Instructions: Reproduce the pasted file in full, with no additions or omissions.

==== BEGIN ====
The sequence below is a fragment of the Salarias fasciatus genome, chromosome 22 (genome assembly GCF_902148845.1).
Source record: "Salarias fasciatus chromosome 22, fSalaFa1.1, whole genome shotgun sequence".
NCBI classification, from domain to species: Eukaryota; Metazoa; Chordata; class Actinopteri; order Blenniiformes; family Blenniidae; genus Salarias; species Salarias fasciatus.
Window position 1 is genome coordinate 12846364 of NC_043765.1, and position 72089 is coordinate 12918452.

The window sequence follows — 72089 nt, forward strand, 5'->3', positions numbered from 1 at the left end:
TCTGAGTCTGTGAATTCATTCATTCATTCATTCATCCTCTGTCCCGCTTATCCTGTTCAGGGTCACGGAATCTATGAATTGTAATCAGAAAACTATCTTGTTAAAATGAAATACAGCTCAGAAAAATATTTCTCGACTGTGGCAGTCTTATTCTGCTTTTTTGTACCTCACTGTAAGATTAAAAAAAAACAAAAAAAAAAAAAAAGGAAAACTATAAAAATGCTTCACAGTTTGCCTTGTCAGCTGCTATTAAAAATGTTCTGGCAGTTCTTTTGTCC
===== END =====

The sequence below is a fragment of the Salarias fasciatus genome, chromosome 22 (genome assembly GCF_902148845.1).
Source record: "Salarias fasciatus chromosome 22, fSalaFa1.1, whole genome shotgun sequence".
NCBI classification, from domain to species: Eukaryota; Metazoa; Chordata; class Actinopteri; order Blenniiformes; family Blenniidae; genus Salarias; species Salarias fasciatus.
Window position 1 is genome coordinate 12846364 of NC_043765.1, and position 72089 is coordinate 12918452.

The window sequence follows — 72089 nt, forward strand, 5'->3', positions numbered from 1 at the left end:
TCTGAGTCTGTGAATTCATTCATTCATTCATTCATCCTCTGTCCCGCTTATCCTGTTCAGGGTCACGGAATCTATGAATTGTAATCAGAAAACTATCTTGTTAAAATGAAATACAGCTCAGAAAAATATTTCTCGACTGTGGCAGTCTTATTCTGCTTTTTTGTACCTCACTGTAAGATTAAAAAAAAACAAAAAAAAAAAAAAAGGAAAACTATAAAAATGCTTCACAGTTTGCCTTGTCAGCTGCTATTAAAAATGTTCTGGCAGTTCTTTTGTCC